Jammer's Review

Star Trek: Voyager

"The Gift"

***

Air date: 9/10/1997
Written by Joe Menosky
Directed by Anson Williams

Review by Jamahl Epsicokhan

"My designation is Seven of Nine. The others are gone. Designations are no longer relevant. I am ... One."
"Yes, you are."

— Seven of Nine and Janeway

Nutshell: Some really strong stuff ... and also some not-so-strong stuff. Uneven but pretty respectable.

Let me begin with some issues only indirectly related to this episode. Anyone who hasn't been living in a closet (or who doesn't have access to Usenet or anywhere else on the net where Trek rumors run rampant), has probably known for months now that Jennifer Lien would be leaving the series. I heard the unconfirmed news as early as April, and, as these rumors go, I took it with a grain of salt. (After all, Colm Meaney has been very widely but wrongly rumored as leaving DS9 for the past three or more seasons.)

Rumors have also been flying around as to why the actress was leaving. Most of the ones I've come across have alluded to the "fact" that Lien considered her character a disappointment, and that even Jeri Taylor admits the writing staff is at fault, having never giving the character the development she deserved.

Now, I'm not here to confirm or deny rumors, because, quite frankly, I haven't the slightest idea why Jennifer Lien opted to leave Voyager. However, if there's any truth to the said rumors, I must admit that I'm not particularly surprised. Because of her unique position on the show, Kes is one character that should've had some stories that she never had, and now never will.

Most notably, her telepathic abilities never went fully realized. They were introduced way back in "Time and Again," and used once or twice between then and "Scorpion"—most notably "Cold Fire," "Persistence of Vision," and "Warlord." But, really, it was used mostly as a plot device; it was never really ingrained into the character's personality.

Then there was the long-standing relationship she had with Neelix, which I never felt was explored the way it should've been. And their extremely confusing break-up was handled so poorly that there was a long stretch of episodes where it wasn't even clear that they had broken up.

Why am I discussing all this? Because it's not every day that a regular member of the cast leaves a Star Trek series, and there are moments within the plot of "The Gift" that perhaps underline the possibility that Kes has been a character that the writing staff wasn't sure they knew what they should do with.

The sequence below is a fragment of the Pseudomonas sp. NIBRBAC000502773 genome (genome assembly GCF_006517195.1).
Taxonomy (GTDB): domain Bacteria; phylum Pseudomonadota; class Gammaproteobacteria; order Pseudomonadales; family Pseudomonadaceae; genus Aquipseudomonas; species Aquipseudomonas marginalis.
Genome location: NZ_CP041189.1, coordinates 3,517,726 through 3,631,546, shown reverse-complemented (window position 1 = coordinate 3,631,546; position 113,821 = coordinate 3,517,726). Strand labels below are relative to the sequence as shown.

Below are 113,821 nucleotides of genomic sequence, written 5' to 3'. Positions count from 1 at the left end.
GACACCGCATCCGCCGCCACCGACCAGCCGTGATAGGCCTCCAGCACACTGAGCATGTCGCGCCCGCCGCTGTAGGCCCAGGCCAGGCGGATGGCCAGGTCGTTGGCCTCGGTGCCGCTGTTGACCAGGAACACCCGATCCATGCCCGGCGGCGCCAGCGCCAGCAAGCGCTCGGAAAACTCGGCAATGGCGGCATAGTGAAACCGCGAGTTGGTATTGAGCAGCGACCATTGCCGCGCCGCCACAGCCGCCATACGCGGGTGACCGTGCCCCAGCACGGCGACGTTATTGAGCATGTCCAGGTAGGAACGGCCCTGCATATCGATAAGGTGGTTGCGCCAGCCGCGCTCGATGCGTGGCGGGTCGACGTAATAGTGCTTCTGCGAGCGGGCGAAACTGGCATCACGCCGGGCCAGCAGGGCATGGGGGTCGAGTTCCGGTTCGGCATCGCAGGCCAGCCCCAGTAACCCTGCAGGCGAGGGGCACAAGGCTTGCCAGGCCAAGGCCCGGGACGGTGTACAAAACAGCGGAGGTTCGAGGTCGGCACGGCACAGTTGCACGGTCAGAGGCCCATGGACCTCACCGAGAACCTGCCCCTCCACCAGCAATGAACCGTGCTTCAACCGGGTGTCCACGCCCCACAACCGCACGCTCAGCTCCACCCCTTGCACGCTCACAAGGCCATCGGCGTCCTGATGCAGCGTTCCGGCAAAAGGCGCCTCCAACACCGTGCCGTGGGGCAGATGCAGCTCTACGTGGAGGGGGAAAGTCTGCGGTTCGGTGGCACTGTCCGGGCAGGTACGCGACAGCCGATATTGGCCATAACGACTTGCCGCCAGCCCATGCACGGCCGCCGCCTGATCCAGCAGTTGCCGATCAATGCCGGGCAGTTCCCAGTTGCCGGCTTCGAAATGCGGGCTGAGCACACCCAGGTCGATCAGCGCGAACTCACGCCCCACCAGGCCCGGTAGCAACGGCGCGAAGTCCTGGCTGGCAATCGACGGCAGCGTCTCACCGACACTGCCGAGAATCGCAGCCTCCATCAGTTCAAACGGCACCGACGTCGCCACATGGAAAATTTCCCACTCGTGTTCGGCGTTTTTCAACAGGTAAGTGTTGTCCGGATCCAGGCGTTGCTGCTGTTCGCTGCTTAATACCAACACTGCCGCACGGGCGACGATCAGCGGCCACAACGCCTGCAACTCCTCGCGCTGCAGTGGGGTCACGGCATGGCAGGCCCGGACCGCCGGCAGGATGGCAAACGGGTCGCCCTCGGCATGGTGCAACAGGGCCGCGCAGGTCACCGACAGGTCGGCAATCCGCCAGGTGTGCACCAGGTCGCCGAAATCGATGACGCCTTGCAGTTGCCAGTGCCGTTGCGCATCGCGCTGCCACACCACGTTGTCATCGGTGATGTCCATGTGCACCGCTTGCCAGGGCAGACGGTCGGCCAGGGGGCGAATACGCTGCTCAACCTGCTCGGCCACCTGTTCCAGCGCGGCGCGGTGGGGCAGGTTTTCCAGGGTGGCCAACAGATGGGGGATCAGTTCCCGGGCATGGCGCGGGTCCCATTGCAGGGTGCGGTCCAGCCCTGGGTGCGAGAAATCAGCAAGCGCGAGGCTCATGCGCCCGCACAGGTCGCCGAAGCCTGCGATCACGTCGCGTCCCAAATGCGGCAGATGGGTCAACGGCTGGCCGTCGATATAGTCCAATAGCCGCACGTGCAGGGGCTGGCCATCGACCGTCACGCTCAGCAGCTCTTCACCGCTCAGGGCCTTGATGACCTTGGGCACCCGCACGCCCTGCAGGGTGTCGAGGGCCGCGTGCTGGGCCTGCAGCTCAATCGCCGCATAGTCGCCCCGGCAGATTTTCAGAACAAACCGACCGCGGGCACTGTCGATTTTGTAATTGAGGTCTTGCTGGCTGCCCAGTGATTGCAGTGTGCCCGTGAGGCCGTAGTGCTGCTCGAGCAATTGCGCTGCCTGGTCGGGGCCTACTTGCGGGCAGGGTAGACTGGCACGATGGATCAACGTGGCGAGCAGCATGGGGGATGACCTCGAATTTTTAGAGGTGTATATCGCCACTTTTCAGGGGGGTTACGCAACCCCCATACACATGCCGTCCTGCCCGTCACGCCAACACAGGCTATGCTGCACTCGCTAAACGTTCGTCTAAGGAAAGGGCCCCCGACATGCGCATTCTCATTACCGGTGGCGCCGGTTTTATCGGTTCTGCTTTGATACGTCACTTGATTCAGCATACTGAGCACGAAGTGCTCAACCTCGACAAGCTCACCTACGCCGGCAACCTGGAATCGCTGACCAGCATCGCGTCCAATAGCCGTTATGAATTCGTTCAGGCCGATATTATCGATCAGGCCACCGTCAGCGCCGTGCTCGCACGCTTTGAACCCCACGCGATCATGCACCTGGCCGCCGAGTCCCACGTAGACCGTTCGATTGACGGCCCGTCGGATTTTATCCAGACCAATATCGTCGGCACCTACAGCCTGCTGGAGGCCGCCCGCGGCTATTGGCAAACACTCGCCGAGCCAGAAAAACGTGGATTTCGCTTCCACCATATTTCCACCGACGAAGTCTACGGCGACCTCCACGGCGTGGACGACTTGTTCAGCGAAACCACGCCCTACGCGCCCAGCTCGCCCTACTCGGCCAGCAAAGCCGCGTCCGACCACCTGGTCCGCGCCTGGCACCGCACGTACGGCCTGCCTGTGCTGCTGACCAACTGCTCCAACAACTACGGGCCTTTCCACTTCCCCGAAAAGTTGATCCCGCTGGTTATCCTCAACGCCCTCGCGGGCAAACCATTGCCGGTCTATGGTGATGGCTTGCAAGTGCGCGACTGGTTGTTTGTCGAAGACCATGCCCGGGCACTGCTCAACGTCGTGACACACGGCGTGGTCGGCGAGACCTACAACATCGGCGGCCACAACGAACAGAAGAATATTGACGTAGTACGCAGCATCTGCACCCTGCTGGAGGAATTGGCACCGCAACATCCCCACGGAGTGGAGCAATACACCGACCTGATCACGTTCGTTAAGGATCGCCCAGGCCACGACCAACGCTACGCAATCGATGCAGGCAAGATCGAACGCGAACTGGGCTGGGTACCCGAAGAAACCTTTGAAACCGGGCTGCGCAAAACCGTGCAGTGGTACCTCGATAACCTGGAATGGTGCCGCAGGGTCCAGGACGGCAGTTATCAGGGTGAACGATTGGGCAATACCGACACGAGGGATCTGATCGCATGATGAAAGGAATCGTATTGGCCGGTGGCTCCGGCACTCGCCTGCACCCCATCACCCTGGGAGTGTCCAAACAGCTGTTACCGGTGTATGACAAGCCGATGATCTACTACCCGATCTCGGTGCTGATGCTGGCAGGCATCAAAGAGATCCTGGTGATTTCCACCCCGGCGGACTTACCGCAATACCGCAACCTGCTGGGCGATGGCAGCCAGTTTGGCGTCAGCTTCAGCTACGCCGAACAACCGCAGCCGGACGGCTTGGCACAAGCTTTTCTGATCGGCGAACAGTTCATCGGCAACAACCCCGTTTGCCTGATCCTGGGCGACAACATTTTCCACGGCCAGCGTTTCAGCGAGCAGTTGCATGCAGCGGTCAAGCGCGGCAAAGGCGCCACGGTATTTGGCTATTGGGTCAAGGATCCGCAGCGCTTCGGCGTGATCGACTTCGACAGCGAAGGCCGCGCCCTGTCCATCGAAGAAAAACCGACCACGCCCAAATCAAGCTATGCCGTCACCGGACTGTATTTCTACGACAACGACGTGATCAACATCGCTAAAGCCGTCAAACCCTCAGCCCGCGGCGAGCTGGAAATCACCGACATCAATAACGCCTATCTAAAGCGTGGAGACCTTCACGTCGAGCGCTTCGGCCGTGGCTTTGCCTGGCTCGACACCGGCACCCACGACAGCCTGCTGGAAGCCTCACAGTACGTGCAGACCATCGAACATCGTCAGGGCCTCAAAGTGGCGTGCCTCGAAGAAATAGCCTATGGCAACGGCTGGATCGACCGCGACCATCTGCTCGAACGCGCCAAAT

We'll get to that in a moment, because, really it's ultimately less important than the episode's other half. "The Gift" is one of those shows that has two unrelated plots, and if I had to label one of the plots the B-story, it would probably be the angle involving Kes. The main focus (and an effective one at that) documents Janeway's attempts to bring Seven of Nine (separated from the Borg collective in "Scorpion, Part II" which took place just days before) into the Voyager fold, whether the lone Borg submits willingly or not.

Most of this angle of the story is pretty powerful. Janeway has sometimes been one for making decisions that can be described as "controversial," and in "The Gift" she makes decisions for Seven of Nine that all but deny her free will.

Ah, but that's the argument (I just love Trekkian arguments!). At what point would a Federation/Starfleet type like Janeway deny the requests of an alien guest? In this case it's a bit trickier, because Janeway can't simply allow Seven of Nine to return to the Borg collective. That could put the entire ship at risk of Borg assimilation. And, ethically, it's even more tricky because Seven of Nine was assimilated at a very young age—she never really had the chance to understand what it meant to be a human individual before she suddenly found herself in the Collective among billions. She never had the opportunity to choose her life's path, because the Borg chose it for her.

So it's not surprising that Seven of Nine wants nothing to do with Janeway, the Voyager crew, or her chance to rediscover humanity. She wants to return where she can hear the voices of the hive—because she understands the Collective and is psychologically dependent on it. It's all she has ever known, so how can she be expected to simply give it up? She can't.